Gender Outlaws

1. The scene at Verlaine: full of glowy things! 2. Readers Kian Goh & Tamiko Beyer.

Last night, Verlaine hosted the launch party of Tamiko Beyer’s new chapbook, bough breaks. There were free cupcakes, and also readings featuring contributors to Gender Outlaws! There were six readers, including Beyer.

In order…

Kian Goh, who just happens to be the love of Beyer’s life, as well the author of “Queerspace: Homeless LGBT Youth and a New Architectural Activism.” She showed a slideshow of photographs, and read a selection from her book. We learned about the Chelsea Piers and other queer spaces, which are generally “ephemeral.”

Kit Yan, a slam poet, read three pieces about the same relationship, which were all involved a Tibetan restaurant. His work did not change my opinion about slam and/or spoken word poetry, which is that the genre mostly consists of strung-together descriptions of food.

1. Heather Bryant, who writes fiction and nonfiction and is also the nonfiction editor of Drunken Boat, & Thais Chu, a designer. 2. Lauren, who volunteers for Bluestockings, which is a bookstore, fair trade cafe, and activist center, and sells Gender Outlaws and bough breaks.

Cory Schmanke Parrish, is a poet and member of Agent 409, a queer and multiracial writing collective. He submitted two of the poems that he read to Gender Outlaws, one for real and one as a joke. Surprisingly, the joke got picked. But both were pretty awesome poems; the serious was very moving, and the joke was entitled “The Secret Life of my Weiner” and included the line, “I hope (my penis) doesn’t ride the subway because New York is dirty and you know I don’t wash that thing before I put it back in my pants.”

Doyin Ola, “queer transfag activist, feminist and gender liberationist,” read what was “most definitely a sex piece.” It was about a rather anonymous sexual encounter between a trans-man and a short FOBby man with balls that were “delicate orbs.” I like descriptions of balls because balls are weird but cool, and I was glad that the narrator of this piece shared my feelings on this very important subject.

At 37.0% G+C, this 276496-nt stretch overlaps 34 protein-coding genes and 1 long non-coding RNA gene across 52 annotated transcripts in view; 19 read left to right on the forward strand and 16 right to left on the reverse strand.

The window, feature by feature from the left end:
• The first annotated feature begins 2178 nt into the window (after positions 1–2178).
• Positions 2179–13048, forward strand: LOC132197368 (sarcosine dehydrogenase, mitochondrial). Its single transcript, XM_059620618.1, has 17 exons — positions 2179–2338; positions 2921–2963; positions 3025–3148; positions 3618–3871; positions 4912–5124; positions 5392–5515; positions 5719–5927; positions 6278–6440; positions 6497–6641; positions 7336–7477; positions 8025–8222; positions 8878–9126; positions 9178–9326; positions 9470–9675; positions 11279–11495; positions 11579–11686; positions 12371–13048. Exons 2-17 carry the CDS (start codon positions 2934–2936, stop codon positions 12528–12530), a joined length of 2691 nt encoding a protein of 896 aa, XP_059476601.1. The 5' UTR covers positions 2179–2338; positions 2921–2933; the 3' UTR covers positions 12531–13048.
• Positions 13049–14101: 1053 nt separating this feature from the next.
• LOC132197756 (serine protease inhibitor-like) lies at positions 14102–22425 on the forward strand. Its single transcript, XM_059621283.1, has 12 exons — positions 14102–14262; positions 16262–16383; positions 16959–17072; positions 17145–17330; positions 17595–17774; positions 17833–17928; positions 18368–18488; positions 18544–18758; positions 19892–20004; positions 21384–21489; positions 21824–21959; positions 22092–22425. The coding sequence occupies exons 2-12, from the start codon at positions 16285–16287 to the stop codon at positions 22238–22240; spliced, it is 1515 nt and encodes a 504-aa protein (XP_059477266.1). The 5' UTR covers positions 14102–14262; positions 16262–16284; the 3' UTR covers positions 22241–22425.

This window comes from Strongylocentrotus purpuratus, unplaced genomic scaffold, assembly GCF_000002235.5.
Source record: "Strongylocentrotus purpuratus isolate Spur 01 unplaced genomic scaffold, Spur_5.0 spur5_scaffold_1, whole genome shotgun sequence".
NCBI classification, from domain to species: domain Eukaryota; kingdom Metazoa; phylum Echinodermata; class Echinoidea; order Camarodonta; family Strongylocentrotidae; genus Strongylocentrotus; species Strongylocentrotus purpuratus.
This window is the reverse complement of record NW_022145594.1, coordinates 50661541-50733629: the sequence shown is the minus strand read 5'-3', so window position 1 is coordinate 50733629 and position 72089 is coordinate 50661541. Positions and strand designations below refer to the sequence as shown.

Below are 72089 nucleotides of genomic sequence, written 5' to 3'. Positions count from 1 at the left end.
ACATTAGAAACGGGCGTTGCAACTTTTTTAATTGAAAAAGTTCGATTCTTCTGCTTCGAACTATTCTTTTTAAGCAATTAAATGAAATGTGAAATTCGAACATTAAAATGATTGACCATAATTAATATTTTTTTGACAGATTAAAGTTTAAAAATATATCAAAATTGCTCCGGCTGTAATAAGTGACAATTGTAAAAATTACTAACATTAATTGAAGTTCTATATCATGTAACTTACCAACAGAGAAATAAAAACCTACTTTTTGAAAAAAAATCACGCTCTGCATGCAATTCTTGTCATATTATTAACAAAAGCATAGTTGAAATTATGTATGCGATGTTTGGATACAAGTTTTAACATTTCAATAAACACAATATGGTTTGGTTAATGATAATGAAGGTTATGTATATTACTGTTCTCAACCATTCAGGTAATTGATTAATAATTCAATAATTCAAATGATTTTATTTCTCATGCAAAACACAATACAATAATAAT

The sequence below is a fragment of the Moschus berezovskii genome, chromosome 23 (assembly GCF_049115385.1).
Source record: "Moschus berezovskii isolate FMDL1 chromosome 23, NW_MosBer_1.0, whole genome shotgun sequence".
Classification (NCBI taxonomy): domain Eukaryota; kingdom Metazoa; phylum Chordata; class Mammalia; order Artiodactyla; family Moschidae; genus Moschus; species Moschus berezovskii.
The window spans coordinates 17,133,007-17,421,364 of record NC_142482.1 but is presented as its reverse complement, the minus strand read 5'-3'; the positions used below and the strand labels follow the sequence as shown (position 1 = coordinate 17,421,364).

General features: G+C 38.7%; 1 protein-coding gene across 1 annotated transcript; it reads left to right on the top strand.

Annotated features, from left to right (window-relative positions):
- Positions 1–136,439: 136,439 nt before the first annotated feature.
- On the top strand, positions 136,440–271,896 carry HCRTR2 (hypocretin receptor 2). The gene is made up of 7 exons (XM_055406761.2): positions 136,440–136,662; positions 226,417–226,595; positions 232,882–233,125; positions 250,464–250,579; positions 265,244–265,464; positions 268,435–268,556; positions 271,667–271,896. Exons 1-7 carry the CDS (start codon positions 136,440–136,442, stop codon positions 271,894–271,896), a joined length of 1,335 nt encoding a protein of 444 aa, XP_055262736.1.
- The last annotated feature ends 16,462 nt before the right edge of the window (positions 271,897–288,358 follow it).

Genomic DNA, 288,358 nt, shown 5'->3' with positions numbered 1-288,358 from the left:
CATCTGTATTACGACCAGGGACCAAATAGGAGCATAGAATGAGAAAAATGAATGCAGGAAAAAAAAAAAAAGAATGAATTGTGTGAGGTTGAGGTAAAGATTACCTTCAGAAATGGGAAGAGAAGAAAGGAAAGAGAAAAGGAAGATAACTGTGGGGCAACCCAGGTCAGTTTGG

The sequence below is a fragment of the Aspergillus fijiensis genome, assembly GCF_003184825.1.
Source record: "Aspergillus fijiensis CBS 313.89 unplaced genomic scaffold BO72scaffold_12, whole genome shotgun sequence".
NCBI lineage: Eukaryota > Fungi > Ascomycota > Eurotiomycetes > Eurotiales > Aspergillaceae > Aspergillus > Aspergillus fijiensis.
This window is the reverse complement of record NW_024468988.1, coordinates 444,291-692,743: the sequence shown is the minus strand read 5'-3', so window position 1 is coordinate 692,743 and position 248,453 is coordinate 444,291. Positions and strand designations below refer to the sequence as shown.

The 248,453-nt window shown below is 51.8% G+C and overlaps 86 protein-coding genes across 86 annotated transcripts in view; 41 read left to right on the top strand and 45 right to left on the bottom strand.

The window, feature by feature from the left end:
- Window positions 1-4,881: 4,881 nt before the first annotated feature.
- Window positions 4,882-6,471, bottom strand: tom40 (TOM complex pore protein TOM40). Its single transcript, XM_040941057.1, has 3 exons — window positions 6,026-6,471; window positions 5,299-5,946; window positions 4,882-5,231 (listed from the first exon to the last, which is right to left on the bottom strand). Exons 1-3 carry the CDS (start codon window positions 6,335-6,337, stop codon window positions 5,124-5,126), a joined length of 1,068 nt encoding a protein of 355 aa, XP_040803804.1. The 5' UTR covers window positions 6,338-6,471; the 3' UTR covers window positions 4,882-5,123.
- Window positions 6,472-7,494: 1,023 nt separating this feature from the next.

1. Readers Cory Schmanke Parrish & Doyin Ola. 2. Alana Krivo-Kaufman, an activist for Jews for Racial and Economic Justice; writer Toi Scott, who is writing for Trans Bodies, Trans Selves; and Sal Lempert, who works for AVODAH: the Jewish Service Corps.

Victor Tobar is a writer and the curator of Ruckus, a queer and trans people of color art and performance series at Bluestockings, which happens on the fourth Friday of every month. He writes mostly poetry, but he also shared his science fiction: a post-apocalyptic tale about magical beings who are queer, trans, and multiracial.

Tomiko Beyer, the author of bough breaks, explained that the chapbook is a sequence of poems about her desire to adopt a child, and motherhood as a gendered subject. Her writing was crisp, lively, and moving, but my favorite poem was the last one she read, which was a “celebration of (her) femmeness” and included the line “come so hard my mascara smears.” And it also talked about glitter. Glitter, orgasms, and mascara: now that’s some good shit.

–Julia Jackson is working on her MFA in fiction at Brooklyn College, and is a regular contributor for Electric Dish.

0

About the Author

More Like This

“Salt, Slow” Finds Liberation in Monstrous Women

Julia Armfield on how horror is the only genre that takes women’s fear seriously

Nov 19 - Ellie Broughton

Your Book Might Not Sell, and You Have to Live With That

I didn't write my book for the money, but I wasn't really prepared for it to go nowhere

Nov 19 - Abigail Rasminsky

Who Will Win the National Book Award for Fiction, According to My Dad

The only prediction you really need is the opinion of a man who has not read any of the books yet

Nov 19 - McKayla Coyle